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Immigration Law

Due to the trans-global nature of business today, the mobility of personnel can be critical to a company. At Shibley Righton LLP, we work with our clients in assessing their needs and assisting them in relocating foreign workers, such as senior managers, individuals with specialized skills, and other professionals. We routinely assist employers with Labour Market Opinions and, where plausible, applications exempt from the requirements such as intra-company transferees and other treaty exempt individuals. We further assist the families of foreign workers with spousal work permits, visitor records or study permits. In addition, we also assist individuals who may face impediments to entering or remaining in Canada. We help individuals to both obtain and retain permanent residency whether it be by applying for permanent residence or retaining permanent residence. We offer personalized service, recognizing that the status of individuals and their families is fundamental to their security.

Shibley Righton LLP represents multi-national corporations, private companies and individuals from countries throughout the world. Andrea White handles the specialized needs of our immigration clients.

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Laura Stairs Head ShotCHARLOTTETOWN — Prince Edward Island is scrapping a controversial business immigration program, which prompted federal investigations alleging hundreds of applicants never settled on the Island.

The provincial government said Wednesday it will no longer accept applications from immigrants looking to set up a business on the Island in the entrepreneur stream of the Provincial Nominee Program.

The immigration program has faced criticism for granting permanent residency status — a coveted step towards full citizenship — before businesses were set up and people actually moved to P.E.I.

Under the program, the applicants provide the Island government with a $200,000 refundable deposit and commit to invest $150,000 and manage a firm.

This is an excerpt from an article that appeared on AdvocateDaily.com.

Please click here to read the rest of the story.

Date_Published
2018-09-14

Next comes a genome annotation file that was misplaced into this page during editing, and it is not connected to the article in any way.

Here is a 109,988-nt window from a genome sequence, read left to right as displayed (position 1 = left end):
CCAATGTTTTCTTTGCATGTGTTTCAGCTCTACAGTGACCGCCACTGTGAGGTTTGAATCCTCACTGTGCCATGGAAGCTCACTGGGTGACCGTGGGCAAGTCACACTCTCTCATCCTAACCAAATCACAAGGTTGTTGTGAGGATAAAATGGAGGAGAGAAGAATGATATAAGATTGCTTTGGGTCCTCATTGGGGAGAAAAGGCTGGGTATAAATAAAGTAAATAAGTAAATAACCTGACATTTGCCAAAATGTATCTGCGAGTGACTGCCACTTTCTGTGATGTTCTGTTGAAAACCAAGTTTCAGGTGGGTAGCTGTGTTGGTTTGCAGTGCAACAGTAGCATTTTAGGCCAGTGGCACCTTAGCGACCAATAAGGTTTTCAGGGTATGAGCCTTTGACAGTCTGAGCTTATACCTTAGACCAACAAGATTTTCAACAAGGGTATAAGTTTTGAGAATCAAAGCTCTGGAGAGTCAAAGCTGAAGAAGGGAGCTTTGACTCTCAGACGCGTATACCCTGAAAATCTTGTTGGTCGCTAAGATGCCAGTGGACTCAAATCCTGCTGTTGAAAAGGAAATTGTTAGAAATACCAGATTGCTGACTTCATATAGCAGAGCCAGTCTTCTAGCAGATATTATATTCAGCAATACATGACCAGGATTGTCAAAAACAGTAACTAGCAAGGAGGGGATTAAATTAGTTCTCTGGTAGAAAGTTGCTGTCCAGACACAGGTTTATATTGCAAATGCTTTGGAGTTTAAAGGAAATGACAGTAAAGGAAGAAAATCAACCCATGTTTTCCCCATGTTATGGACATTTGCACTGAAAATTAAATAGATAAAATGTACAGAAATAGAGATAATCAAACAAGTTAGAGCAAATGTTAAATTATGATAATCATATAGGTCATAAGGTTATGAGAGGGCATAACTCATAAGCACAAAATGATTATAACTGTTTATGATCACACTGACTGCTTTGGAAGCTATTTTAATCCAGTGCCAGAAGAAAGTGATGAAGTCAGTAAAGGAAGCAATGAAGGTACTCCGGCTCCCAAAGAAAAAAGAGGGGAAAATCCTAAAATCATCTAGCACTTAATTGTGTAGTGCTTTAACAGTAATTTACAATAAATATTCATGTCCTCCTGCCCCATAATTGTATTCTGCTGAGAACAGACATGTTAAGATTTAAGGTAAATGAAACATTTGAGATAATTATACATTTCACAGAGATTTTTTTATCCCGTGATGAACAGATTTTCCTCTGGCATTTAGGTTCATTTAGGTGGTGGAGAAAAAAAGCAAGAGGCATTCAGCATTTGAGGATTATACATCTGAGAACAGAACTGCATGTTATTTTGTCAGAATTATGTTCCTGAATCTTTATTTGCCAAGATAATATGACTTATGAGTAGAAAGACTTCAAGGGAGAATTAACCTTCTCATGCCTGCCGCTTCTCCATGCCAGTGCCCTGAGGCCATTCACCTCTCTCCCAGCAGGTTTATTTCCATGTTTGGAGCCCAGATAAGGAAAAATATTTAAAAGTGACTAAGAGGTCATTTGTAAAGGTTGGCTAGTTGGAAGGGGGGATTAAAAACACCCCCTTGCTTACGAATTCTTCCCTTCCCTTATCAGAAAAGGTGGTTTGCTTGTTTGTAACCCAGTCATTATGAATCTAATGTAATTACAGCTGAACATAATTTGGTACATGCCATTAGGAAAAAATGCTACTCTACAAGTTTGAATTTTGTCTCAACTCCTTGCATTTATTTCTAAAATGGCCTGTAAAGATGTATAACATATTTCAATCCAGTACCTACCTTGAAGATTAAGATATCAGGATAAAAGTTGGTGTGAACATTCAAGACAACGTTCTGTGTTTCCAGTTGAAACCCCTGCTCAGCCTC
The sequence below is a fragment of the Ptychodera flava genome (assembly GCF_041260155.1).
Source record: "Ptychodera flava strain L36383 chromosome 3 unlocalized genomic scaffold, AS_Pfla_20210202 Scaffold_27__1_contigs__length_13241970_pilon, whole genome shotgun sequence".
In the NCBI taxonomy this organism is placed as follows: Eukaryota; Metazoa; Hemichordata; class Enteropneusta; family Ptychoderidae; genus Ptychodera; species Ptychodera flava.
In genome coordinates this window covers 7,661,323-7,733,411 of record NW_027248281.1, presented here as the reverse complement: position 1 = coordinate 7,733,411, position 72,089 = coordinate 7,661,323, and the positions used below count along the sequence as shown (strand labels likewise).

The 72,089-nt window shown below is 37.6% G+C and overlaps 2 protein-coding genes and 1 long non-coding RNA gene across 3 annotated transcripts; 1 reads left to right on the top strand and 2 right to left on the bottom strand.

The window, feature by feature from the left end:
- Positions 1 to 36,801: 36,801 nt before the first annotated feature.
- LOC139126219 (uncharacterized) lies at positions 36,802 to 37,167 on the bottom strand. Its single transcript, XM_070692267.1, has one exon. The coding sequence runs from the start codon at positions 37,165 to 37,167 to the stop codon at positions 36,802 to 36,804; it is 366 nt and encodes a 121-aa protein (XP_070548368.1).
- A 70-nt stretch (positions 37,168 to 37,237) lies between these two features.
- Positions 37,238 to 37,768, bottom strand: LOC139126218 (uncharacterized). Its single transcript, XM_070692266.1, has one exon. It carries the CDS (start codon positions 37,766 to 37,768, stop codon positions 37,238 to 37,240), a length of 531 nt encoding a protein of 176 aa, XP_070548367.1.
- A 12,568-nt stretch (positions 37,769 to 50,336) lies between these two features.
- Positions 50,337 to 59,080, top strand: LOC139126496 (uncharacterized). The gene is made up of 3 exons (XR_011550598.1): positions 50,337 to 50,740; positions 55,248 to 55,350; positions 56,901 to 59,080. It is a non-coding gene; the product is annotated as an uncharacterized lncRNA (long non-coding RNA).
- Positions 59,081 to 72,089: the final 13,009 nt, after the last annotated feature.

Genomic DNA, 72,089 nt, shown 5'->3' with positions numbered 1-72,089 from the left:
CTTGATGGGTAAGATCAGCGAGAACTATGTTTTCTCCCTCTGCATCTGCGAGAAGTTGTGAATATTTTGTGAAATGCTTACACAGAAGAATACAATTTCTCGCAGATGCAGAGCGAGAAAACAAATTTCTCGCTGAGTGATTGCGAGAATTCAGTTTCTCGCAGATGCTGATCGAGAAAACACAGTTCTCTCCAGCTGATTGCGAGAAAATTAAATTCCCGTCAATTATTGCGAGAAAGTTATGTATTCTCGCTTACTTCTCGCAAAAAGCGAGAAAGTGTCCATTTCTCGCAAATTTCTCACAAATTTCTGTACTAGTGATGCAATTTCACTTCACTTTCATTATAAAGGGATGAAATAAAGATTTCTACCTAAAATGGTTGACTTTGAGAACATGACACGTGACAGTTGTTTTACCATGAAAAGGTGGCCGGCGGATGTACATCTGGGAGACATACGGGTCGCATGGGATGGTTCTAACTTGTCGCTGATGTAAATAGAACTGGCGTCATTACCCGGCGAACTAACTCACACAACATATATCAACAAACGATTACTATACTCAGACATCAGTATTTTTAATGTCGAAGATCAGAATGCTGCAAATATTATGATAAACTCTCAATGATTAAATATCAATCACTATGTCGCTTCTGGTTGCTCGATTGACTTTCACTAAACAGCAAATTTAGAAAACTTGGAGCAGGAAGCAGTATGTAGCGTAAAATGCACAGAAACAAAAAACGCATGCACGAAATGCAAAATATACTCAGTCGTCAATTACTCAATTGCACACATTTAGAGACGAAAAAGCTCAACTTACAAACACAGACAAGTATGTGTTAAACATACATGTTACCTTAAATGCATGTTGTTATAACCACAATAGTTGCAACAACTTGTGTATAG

Description

Laura Stairs Head ShotA lawsuit filed by eight Filipino migrant workers against a job recruiter and a farm in Ontario casts light on how easy it is for vulnerable people to be tricked into paying for jobs and denied the protections provided by Canadian law, says Windsor, Ont., corporate and immigration lawyer  Laura Stairs.

The Toronto Star reports eight seasonal agricultural workers are suing a Toronto-based company and a farm in East Gwillimbury, Ont., alleging they were charged thousands of dollars in fees for legal advice and Labour Market Impact Assessments (LMIA), which are prerequisites for obtaining most work permits, before being sent to work at the farm. In small claims court, the workers — who say they never received the work permits and admit they worked illegally on visitor visas — are seeking to have the money they paid refunded.

Stairs, an associate with Shibley Righton LLP, says it is important for all foreign workers to know that it is employers’ responsibility to conduct and pay for LMIA applications. These documents are required by the Canadian government to prove there is a need to bring in a foreign worker because there is no Canadian to do the job and employers are not permitted to pass these costs on to workers, she says.

This is an excerpt from an article that appeared on AdvocateDaily.com.

Please click here to read the rest of the story.

Date_Published
2018-06-20
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Laura Stairs Head ShotCommunity has always been important to Windsor corporate and immigration lawyer Laura Stairs.

An associate with Shibley Righton LLP, Stairs studied global development at Queen’s University and worked for the the Kingston Roundtable on Poverty Reduction while she lived in the city.

“I was very interested in local issues and community activism, and this was a great way to get involved and make a difference,” Stairs tells AdvocateDaily.com.

It was during that time that she first seriously considered the possibility of a legal career after working closely with a lawyer on the board of the roundtable

“I found the skills she had were particularly helpful in the work we were doing, which got me thinking that law was something I could do to have a positive impact on the community,” Stairs says.   

During a decorated spell at the University of Windsor’s law school, she received the Transnational Law and Justice Network Fellowship, allowing her to complete an extensive research project for Amnesty International focused on international criminal law, and was also awarded the Stitt Feld Handy Social Justice Fellowship, which resulted in a 10-week internship at the Legal Resources Centre in Johannesburg, South Africa.

This is an excerpt from an article that appeared on AdvocateDaily.com.

Please click here to read the rest of the story.

Date_Published
2018-06-04

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